6. randal 6

    there is no such thing as a free market.
    show me where there is one?
    and I dont mean some guy selling eggs on a saturday morning.

    • aerobubble 6.1

      Free Markets are theory, the goal was to create the nearest reality of one by government legislation and over sight. The problem arose when, in my opinion, cheap oil kept flooding the market making it easy to build from scratch rather than fix up the system. This causes a paradigm shift in the global group think on economics, that free markets actually can exist without governments. There is, was, no conspricy. It just happened this way. Neoliberals never had an original thought.

      The second question is how to change matters. Well cite cheap oil every chance you get. Understand how the media use PR to create the spectacle. By telling us that its too expensive to selfishly want to help others, that its a weakness we cannot afford, that we have to destroy to get change (aka the cheap oil fumes talking). There are three realities, one neo-liberals isn[t smart anymore, we cannot afford it, we’ve hit global limits.

      So the next question is why aren’t we already moving to some new purposeful economic realism.
      Simple, we are, its not fast enough (would it ever have been without hindsight). Germany giving up nuclear! algea turned into fuel. There are things happening and the worse thing we could do is to forgive debts. As for punishing wrong doing…

      ..well that’s brings in the SST view of justice, justice is not there for retribution, or even punishment justice is there to placate society, the victims, the people, and the needs of the society as a whole so that society doesn’t get hang up. Justice survives primarily to move society forward.

      And therein comes what we need to do, find just ways (discourse) to NOT get hang up on past wrong doings (sure find remedies for those wronged, sure take home owners and the broker who sold them the liar mortgage to court – both benefited – one got a cheap home to live in and subsidied the rich by working for cheap returned in a nice warm conservative glow that somehow they were the winners).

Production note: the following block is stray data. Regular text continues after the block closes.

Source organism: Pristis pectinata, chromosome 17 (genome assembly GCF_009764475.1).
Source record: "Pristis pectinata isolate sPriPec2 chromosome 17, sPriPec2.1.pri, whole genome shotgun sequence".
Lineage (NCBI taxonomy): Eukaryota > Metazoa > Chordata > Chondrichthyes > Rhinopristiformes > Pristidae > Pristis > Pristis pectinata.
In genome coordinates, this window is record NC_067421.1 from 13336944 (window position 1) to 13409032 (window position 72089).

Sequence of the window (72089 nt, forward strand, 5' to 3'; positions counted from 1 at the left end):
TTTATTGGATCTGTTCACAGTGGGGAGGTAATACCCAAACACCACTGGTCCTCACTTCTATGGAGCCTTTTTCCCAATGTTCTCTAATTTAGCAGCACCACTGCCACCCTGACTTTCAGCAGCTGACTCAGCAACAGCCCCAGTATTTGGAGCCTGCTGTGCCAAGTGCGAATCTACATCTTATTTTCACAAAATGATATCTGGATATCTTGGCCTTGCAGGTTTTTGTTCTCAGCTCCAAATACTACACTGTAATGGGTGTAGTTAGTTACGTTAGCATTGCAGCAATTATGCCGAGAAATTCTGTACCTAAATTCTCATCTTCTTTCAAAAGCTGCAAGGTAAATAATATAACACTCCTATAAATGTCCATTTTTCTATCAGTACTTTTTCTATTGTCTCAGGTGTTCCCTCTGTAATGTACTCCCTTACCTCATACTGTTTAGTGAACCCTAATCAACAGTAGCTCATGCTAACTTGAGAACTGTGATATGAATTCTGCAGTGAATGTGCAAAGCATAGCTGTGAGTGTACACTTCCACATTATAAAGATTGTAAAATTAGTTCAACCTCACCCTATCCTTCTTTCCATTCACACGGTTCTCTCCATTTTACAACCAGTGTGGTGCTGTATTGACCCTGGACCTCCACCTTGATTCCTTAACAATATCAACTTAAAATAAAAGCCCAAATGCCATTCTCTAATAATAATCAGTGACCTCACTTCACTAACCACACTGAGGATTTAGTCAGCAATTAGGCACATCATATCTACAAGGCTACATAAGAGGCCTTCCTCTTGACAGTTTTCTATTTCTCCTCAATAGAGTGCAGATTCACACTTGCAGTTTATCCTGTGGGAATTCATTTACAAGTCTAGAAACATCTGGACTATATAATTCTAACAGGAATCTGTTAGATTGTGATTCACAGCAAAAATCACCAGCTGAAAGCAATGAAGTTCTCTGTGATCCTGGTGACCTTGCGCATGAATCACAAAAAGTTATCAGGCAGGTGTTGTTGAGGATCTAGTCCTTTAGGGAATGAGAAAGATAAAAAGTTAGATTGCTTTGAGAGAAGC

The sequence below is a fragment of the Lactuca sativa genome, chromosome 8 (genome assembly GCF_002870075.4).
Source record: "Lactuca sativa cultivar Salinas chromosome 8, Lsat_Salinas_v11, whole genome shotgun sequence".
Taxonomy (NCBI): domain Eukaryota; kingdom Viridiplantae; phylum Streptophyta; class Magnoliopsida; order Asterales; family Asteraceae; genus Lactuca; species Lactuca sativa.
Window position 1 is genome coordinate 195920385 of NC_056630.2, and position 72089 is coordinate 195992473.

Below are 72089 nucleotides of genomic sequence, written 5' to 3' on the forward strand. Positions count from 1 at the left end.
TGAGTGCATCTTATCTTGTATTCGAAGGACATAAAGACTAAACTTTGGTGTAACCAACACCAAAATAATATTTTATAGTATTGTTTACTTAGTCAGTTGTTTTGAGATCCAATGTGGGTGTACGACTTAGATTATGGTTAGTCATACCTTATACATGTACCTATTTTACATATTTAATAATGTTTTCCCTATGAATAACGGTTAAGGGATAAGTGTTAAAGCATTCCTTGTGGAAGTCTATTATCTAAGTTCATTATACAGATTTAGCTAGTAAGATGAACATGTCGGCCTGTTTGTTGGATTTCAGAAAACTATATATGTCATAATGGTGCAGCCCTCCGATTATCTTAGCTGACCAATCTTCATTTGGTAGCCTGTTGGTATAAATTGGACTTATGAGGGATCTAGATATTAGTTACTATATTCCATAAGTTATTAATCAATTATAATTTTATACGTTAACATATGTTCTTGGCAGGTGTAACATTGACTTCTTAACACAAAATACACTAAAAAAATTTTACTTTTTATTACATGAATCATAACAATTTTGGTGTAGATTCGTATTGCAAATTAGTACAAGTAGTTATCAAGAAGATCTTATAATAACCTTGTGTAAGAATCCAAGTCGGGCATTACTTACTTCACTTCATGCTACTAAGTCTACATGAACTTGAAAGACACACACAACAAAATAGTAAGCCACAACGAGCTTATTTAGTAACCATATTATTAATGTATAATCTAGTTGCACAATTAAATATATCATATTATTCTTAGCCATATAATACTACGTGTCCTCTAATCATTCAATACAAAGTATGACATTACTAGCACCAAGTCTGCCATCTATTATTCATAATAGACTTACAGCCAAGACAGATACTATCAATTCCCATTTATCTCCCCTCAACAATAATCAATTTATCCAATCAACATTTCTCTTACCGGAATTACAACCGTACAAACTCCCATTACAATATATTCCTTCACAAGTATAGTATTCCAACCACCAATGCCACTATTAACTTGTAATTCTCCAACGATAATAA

So explain the origin of the crisis, explain the origins of climate change, peak oil, of pollution, debt, explain why it hurts all of us and how we all win by changing it. We certainly don’t win by having some far leftwing socialist democracy shitte replacing our now nasty socialist nationalistic fascist media dictatorship we have now. Sure for the first few years, maybe decade we might even make the right choices when it comes to the problems (I doubt it), feel good. But it won’t last because capitalism isn’t tamed, peoples needs are dynamic, sure its no free market.
      Put simply, replacing lame neo-liberalism free market (psuedo control) with another psuedo feeling of control from the left won’t work. Its simple, shit happens, you must deal with each step a new in a principled way and be open to error, black swans, and being proved completely wrong.

      And that’s the weakness of the right, their bravo, their strength is power, their they have the answer – leave it to the market – just empty hollow thinkers who avoid the real problems because the media let them. Welcome to the media dictatorship, created by the media not having a backbone.

  7. Colonial Viper 7

    William Black rocks.

  8. Colonial Viper 8

    Bunji, always enjoy your posts.

    One other thing we must do: make the Government the primary source of credit in the economy, and not the private profit driven banks.

    We need interest free, debt independent, publicly issued money which can then be supplied to the economy in the necessary amounts and to necessary sectors to meet the broad needs of commerce and wider society.

  9. Colonial Viper 9

    An extraordinarily detailed lecture by William Black as to the financial fraud which has toppled economies around the world.

    Black personally helped to put behind bars hundreds of crooked bank executives after the S&L scandal of the 90’s, he knows his shit, he has been there and done that, and he knows exactly what is happening now – and what needs to be done.

  10. People who think tinkering with the captains chair, is going to fix the gash in the side, are as much part of the problem as the industrialists and bankers. To paraphrase George Carlin
    As far as us 7 billion monkeys goes it is to late to do anything, hence the reason I encourage people not to have children, even if the 200(?) million children born this year were Mother Teresa clones, it would not stop what is in motion, (not forgetting Fukushima) We probably went passed the point of ‘saving humanity’ 100 + years ago.